Still another convenience of the incandescent lamp is that of being able to locate a magnet in the base of it, by which means the lamp is retained in any desired position by simply placing it against any iron or steel surface. This is a matter of great convenience when working in dark corners or making repairs under machines, where the usual fixed lights are of little use and where ordinary incandescent lamps must be held in the hand; and also in awkward positions such as are frequently found during the work of erecting heavy machinery or repairing it.

These convenient characteristics of the incandescent lamp render it valuable for practical use in the machine shop. It may be readily placed in confined situations where an arc light could not, and it may be used much nearer the eyes of the workman without injury.

It would therefore seem wise, in devising a system of artificial lighting, to avail ourselves of the advantages offered by both the arc and the incandescent lamps, each in the places where their special merits can be made use of. Both types of lamps may be operated by the current from one dynamo, by the use of proper transformers, but it will usually be found more practical to put in a dynamo specially designed for each system.

More recently a light has been produced by the action of an electric current upon mercury confined in a glass tube two feet or more in length. A peculiarity of this light is to render yellow tints more pronounced and giving a peculiar green tint to many objects.

Ample space has been provided in the engine room for dynamos for this purpose, as well as for furnishing the necessary current for operating the traveling crane in the machine shop and the power required in the foundry.

In the machine shop the clear space needed for the traveling crane precludes the suspending of arc lamps through this central portion, but they may be placed between and a little inside of the line of the columns. They should be about 50 feet apart, which would require 14 lamps on the main floor. In addition to these a sufficient number of incandescent lamps should be provided to accommodate the individual needs of the men operating machines, wherever such additional illumination is necessary from the location of the machines and the character of the work.

They should also be provided at the small tool-distributing room and in the foremen's offices, and a number should also be hung upon the columns, having sufficient length of conductor cord attached to them so that they may be used in erecting machines in the central space.

From the character of the machines employed and the work done in the galleries the incandescent lamp will be the most suitable. There should be at least one to each machine and in the case of long lathes one to every ten or twelve feet of bed. A lamp should also be hung at the head of each stairway.

The large open space of the foundry may well be provided with arc lamps, four of which will be sufficient, supplemented by a few incandescent lamps with long cords hung on the columns, for use in deep molds and similar places left in darkness by the arc-light shadows.

The chipping and pickling room will require one arc lamp and several incandescent lamps, all provided with wire nettings for protecting them from flying chips. The core room, wash room, foreman's office, water-closets, the space under the cupola platform, etc., will require incandescent lamps.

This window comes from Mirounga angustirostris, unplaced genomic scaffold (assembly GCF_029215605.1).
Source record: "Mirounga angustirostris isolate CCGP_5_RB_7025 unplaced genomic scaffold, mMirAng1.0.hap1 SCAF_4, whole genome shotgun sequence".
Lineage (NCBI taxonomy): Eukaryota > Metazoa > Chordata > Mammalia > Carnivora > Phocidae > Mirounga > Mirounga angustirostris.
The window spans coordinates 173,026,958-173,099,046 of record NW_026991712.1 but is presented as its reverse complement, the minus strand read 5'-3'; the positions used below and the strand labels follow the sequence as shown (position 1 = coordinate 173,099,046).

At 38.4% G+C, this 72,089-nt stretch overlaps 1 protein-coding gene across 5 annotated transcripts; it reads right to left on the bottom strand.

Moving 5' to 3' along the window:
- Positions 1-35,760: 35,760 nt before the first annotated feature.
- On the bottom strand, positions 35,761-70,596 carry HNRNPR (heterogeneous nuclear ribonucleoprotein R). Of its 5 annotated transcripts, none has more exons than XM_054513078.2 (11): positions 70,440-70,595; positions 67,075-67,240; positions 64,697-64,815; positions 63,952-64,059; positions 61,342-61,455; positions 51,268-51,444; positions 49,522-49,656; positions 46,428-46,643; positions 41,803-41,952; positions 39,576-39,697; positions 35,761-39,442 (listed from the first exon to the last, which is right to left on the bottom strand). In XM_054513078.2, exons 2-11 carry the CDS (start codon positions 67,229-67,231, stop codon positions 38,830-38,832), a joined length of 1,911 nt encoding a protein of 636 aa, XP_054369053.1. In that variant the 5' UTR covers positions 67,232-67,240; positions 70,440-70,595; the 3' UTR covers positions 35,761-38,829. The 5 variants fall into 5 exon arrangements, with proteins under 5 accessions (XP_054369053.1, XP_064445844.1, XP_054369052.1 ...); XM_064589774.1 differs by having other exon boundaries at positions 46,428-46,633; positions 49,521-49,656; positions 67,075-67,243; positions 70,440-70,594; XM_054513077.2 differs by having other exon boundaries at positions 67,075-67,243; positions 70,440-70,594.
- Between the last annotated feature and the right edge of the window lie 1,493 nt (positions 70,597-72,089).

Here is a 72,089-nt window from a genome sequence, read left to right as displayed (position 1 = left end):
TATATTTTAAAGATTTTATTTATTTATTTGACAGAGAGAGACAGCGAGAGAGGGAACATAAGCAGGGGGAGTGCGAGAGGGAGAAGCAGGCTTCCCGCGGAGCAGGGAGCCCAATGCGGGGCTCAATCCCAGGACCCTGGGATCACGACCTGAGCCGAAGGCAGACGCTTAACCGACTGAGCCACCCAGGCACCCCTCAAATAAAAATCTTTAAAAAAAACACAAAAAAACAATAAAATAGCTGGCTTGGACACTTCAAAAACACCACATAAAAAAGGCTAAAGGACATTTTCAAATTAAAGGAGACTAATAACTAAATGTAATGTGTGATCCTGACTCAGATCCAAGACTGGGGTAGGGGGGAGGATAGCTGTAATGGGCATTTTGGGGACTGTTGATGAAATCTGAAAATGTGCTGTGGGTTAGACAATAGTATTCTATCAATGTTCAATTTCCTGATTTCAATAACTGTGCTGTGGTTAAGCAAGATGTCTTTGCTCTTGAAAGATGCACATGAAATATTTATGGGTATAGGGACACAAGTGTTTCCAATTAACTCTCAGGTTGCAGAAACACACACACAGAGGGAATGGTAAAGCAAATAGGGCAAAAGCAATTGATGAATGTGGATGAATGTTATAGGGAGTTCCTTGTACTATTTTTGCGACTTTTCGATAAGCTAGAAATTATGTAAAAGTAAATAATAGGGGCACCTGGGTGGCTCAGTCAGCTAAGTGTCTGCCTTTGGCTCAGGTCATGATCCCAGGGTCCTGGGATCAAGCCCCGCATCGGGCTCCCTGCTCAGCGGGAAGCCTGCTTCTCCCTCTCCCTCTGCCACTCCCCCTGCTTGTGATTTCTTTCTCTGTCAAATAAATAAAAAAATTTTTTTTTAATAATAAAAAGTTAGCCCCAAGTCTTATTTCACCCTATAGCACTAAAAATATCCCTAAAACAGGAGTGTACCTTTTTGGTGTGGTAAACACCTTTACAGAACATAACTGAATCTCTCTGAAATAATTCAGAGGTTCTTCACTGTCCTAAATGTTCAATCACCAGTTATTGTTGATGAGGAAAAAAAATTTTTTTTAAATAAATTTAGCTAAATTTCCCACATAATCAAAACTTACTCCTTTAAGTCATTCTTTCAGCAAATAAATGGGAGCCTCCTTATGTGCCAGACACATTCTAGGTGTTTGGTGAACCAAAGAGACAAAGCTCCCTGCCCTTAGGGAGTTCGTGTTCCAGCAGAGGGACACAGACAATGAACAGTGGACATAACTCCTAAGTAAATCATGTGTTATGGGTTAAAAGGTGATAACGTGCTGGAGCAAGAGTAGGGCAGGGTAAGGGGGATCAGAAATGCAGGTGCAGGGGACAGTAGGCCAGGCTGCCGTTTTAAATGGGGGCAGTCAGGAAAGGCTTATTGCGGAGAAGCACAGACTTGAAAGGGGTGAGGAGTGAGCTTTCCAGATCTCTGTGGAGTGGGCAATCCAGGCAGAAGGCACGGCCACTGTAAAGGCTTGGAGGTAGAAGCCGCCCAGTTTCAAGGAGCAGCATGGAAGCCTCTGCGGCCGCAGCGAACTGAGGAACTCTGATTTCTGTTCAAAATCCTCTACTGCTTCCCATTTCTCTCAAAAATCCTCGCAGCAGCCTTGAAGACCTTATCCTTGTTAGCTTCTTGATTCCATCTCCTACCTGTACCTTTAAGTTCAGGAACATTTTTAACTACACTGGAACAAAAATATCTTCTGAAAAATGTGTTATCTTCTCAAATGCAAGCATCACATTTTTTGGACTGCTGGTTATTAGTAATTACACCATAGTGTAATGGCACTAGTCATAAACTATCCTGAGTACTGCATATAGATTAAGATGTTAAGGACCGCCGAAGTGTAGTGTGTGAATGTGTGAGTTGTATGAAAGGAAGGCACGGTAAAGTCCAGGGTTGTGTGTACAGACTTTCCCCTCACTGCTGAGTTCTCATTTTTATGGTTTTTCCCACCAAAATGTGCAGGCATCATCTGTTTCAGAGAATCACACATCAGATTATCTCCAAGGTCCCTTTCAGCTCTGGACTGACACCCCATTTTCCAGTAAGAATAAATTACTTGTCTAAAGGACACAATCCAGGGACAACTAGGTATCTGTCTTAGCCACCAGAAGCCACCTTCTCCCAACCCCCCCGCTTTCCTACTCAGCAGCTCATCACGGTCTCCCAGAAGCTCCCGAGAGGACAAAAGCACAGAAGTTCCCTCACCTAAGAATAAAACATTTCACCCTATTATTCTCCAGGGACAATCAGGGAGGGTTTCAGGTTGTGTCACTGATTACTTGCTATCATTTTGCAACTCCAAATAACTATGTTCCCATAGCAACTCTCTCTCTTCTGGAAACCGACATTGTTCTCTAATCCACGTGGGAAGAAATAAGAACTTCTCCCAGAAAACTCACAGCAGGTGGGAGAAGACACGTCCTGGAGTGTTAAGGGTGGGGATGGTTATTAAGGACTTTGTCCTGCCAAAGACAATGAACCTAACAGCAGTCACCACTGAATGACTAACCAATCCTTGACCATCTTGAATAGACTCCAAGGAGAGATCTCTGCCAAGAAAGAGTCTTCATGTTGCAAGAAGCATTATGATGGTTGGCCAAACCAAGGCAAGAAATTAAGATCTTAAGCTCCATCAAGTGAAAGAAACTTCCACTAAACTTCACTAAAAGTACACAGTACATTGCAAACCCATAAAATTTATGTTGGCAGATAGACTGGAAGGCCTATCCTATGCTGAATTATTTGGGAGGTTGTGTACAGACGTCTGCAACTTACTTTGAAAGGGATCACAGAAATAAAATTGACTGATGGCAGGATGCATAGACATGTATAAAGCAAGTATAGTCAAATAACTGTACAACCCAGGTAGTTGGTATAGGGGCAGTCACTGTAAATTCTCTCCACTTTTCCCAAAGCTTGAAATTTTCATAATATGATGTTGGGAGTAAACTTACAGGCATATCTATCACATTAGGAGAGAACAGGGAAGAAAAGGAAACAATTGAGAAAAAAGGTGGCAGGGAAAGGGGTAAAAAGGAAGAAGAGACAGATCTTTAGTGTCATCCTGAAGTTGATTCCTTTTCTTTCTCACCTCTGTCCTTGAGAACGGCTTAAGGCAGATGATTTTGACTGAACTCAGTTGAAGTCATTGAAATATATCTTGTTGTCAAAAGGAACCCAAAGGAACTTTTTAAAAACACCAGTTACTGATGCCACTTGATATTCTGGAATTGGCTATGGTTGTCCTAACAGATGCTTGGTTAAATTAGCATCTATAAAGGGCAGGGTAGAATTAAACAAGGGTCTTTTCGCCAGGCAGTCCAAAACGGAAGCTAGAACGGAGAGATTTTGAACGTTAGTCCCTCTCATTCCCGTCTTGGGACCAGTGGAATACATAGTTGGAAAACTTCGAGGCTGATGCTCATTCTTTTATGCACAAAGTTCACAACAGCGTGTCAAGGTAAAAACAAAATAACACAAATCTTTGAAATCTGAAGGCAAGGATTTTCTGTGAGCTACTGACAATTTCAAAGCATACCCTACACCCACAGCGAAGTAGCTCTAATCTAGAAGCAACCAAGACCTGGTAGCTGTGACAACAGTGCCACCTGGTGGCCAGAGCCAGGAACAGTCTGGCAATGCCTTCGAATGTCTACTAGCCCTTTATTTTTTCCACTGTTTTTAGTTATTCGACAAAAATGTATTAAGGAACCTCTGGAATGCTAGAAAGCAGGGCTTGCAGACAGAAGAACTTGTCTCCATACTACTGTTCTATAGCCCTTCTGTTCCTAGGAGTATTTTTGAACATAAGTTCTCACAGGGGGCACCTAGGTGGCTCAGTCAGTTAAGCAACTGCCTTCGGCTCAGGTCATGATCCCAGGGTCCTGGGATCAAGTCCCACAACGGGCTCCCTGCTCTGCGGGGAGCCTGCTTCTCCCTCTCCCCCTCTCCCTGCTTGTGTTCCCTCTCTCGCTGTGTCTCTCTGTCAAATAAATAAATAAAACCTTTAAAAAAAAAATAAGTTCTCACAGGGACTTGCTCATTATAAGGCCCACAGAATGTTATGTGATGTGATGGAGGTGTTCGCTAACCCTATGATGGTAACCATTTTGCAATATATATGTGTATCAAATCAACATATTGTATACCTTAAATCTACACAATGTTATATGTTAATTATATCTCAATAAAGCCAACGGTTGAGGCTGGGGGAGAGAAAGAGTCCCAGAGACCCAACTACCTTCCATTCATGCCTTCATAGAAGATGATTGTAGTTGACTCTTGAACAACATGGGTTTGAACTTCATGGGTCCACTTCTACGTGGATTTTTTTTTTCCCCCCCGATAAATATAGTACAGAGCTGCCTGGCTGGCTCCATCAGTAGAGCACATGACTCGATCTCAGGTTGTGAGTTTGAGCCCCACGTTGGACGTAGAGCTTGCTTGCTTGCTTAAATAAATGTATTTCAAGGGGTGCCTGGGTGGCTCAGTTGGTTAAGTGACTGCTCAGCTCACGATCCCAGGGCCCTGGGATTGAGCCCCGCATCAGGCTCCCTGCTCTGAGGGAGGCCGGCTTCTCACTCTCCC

The forge shop will be best served by two arc lights in the main part, and by incandescent lamps in the foreman's office, wash rooms, water-closets and perhaps in the bar stock storage space.

One arc lamp in the storehouse and one in the carpenter shop, with « perhaps two or three incandescent lamps in the latter, will be sufficient.

The boiler room will require an arc lamp hung over the tram track so as to fully illuminate the boiler fronts, and two or three incandescent lamps convenient to the space in the rear of the boilers and in similar places. The same number and kind of lamps will answer for the engine room. The adjoining wash rooms and water-closets should be provided with incandescent lamps, say four in each of the former and three in each of the latter.

An arc lamp erected on a pole 20 feet high should be located in the yard between the foundry and the power house and about 35 feet from the machine shop. A similar one should be placed in the center of the space between the storage sheds, carpenter shop, power house, and the forge shop. These will greatly facilitate yard work near the close of the short winter days.

The entire front building, including the offices, tool rooms, pattern shop, pattern storage loft, drawing room, etc., should be lighted by incandescent lamps, those in each room being arranged to suit the peculiar conditions in each case, as to the kind of shades and reflectors employed.

To equip the entire plant as described above will require say 27 arc lamps and 267 incandescent lamps, the latter number being somewhat lessened or considerably increased according to the character of the machinery to be manufactured, as whatever change in this respect is made would most likely affect the incandescent lamps and possibly the arc lamps as well.

In providing for the amount of current necessary to supply this system of lighting we should make allowance for any possible increase that may be called for by unforeseeen circumstancs, or by a change in the products of the concern, and it would usually be safe to add for this purpose at least 10 per cent.

The power necessary to run the dynamos with the added 10 per cent will be about 30 horse-power for the arc lamps and 20 horse-power for the incandescent lamps, or a total of say 50 horse-power to be provided for, in calculating the capacity of the proposed engines.

By referring to the general plan drawing given in Chapter II (General Plans), the arrangement of the lamps as herein described may be readily understood.